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Architecture and Town Planning in Colonial North America (3 Vol. Set) Hardcover – October 31, 2002

ISBN-13: 978-0801859861 ISBN-10: 0801859867 Edition: 1St Edition

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Product Details

  • Hardcover: 536 pages
  • Publisher: The Johns Hopkins University Press; 1St Edition edition (October 31, 2002)
  • Language: English
  • ISBN-10: 0801859867
  • ISBN-13: 978-0801859861
  • Product Dimensions: 11.6 x 9.4 x 5.5 inches
  • Shipping Weight: 12.1 pounds (View shipping rates and policies)
  • Average Customer Review: 4.2 out of 5 stars  See all reviews (4 customer reviews)
  • Amazon Best Sellers Rank: #1,776,579 in Books (See Top 100 in Books)

Editorial Reviews


A monument of scholarly publishing, this three-volume work is the first thorough history of its subject... Comprehensive and detailed, it examines -- in unusually brisk and intelligent prose, and with more than 4,000 aptly chosen illustrations -- the public and private buildings; the forts and harbors; the squares and greens; and the gardens and landscapes of the New World... A remarkable work of both art history and social history, these volumes keenly assess the aesthetic triumphs of town planning and landscape design... but they also reveal how structures and designs reflected North America's disparate cultural, environmental, and religious characteristics... Thank God for university presses; these beautiful books are of lasting importance.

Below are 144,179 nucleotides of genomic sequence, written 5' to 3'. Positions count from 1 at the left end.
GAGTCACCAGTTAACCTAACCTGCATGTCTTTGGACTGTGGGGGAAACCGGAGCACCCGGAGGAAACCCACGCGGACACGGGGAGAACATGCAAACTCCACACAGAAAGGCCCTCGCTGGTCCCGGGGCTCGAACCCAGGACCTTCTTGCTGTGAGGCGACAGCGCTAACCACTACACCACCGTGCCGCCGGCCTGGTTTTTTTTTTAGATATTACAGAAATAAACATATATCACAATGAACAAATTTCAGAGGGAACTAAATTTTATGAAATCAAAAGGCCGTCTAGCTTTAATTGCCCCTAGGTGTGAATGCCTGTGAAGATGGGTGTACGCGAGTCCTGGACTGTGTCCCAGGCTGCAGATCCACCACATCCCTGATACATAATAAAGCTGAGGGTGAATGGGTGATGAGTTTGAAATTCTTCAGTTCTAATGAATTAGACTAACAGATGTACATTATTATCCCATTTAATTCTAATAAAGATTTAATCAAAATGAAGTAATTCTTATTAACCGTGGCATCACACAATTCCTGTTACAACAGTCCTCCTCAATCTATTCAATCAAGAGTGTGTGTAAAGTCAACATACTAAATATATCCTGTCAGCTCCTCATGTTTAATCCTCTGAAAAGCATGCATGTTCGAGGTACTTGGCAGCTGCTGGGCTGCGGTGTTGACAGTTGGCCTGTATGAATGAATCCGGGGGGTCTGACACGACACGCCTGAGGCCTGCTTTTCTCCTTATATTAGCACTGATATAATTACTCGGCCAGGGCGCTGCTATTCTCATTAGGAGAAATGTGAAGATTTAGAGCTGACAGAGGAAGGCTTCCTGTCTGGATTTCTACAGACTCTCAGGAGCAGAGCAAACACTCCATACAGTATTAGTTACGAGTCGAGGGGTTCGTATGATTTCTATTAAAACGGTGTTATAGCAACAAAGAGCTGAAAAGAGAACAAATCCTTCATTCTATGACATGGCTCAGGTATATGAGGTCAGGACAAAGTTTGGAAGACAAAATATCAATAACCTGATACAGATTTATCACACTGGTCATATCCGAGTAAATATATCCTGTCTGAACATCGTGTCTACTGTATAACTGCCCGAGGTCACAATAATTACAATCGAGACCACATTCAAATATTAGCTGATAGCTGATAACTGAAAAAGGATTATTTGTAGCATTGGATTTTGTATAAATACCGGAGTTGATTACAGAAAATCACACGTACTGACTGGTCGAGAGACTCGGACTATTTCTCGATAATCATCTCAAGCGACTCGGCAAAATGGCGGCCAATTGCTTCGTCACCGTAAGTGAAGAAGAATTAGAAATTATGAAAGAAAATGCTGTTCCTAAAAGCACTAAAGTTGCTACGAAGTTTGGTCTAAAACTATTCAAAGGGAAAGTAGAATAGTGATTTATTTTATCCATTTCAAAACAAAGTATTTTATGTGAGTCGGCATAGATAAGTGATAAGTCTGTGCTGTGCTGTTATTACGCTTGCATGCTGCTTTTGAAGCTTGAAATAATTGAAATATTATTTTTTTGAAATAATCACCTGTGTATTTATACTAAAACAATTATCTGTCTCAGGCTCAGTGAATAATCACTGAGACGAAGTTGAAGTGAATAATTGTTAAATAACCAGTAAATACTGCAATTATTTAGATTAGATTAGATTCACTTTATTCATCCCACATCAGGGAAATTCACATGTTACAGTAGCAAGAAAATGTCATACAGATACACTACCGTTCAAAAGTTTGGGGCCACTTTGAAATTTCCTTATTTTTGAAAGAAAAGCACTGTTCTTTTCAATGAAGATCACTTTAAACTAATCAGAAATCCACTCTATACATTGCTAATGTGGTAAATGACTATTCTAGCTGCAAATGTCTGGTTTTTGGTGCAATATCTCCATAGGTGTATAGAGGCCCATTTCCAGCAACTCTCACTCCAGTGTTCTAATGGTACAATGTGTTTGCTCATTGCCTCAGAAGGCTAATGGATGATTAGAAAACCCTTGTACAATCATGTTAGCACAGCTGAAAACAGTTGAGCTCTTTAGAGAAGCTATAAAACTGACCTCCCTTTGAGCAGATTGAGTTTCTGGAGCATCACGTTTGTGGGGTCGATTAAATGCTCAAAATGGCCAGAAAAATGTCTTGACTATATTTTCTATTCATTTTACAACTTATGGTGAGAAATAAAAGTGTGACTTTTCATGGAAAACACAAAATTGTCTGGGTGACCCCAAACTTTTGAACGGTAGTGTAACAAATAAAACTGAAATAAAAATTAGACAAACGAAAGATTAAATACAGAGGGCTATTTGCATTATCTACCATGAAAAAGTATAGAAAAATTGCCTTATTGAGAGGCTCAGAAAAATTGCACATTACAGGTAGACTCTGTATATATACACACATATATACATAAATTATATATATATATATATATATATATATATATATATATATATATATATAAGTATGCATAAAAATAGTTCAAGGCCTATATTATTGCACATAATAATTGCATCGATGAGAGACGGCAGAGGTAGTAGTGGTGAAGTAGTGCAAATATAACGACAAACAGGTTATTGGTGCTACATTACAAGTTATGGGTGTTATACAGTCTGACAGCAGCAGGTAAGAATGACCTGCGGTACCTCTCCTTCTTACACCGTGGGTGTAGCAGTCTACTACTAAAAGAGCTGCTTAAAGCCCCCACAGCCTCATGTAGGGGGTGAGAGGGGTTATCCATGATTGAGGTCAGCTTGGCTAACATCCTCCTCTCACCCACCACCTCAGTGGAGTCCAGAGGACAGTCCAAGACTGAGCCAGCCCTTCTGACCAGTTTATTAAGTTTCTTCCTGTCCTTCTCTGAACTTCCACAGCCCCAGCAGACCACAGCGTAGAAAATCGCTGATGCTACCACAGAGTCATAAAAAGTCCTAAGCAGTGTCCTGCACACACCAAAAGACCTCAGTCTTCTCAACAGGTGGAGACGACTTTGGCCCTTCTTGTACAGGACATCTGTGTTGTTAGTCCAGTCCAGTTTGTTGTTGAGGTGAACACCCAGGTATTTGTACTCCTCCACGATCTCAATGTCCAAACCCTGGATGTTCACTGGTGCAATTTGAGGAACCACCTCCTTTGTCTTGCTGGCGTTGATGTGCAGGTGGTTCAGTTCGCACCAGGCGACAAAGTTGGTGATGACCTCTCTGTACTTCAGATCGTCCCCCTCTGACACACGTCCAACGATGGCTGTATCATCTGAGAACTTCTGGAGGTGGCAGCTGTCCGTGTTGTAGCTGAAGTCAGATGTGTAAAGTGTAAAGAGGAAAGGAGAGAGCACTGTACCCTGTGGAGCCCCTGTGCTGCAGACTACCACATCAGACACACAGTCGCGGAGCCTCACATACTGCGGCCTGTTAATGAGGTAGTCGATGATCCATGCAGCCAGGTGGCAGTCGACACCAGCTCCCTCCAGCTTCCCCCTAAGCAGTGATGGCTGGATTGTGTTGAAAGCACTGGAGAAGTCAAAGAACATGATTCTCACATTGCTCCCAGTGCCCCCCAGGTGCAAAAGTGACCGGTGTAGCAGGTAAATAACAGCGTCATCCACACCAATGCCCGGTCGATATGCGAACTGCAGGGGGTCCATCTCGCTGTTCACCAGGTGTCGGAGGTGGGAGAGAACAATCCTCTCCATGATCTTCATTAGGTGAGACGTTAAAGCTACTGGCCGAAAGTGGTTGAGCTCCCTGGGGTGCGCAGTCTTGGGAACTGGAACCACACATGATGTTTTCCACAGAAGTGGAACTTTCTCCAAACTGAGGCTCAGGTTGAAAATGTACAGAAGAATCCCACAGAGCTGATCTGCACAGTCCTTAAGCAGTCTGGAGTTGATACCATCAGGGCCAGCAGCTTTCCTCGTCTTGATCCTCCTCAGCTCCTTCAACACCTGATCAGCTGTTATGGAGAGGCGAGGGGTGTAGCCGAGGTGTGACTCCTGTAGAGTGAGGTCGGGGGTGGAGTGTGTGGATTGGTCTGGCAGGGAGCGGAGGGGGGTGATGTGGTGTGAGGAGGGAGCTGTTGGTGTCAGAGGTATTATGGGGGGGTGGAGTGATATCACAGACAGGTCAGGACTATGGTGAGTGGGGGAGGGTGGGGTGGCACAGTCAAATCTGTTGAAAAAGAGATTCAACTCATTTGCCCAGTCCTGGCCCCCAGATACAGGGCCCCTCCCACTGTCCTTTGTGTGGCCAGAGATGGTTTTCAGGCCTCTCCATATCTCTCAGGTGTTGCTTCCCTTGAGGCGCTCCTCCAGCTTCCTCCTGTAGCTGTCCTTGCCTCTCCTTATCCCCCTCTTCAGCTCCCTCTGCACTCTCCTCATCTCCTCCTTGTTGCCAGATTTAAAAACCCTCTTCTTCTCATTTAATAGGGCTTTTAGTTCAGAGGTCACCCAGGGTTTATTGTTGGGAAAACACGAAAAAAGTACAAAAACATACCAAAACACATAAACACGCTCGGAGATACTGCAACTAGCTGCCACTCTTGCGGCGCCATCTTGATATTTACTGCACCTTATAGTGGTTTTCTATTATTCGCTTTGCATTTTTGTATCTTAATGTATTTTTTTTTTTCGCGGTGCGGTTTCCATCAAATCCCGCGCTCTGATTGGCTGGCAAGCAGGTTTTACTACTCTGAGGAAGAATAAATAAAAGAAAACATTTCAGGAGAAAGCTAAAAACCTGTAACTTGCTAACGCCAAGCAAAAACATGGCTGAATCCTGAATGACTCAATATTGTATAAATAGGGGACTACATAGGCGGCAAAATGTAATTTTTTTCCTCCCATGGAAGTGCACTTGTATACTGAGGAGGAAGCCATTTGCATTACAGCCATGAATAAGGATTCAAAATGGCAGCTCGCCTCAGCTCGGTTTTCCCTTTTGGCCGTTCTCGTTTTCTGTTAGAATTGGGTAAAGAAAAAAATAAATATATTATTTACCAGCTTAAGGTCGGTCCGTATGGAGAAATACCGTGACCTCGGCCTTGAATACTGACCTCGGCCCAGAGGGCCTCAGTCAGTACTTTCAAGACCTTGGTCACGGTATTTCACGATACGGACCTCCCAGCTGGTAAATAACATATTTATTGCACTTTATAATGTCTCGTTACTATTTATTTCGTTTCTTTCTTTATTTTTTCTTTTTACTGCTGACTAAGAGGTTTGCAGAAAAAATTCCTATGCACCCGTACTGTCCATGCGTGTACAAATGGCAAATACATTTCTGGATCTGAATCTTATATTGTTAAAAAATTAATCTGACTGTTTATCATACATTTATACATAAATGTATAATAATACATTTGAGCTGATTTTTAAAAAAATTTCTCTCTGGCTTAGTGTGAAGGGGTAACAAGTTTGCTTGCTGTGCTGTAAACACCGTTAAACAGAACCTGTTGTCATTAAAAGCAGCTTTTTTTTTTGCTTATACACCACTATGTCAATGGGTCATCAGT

(Atlantic Monthly)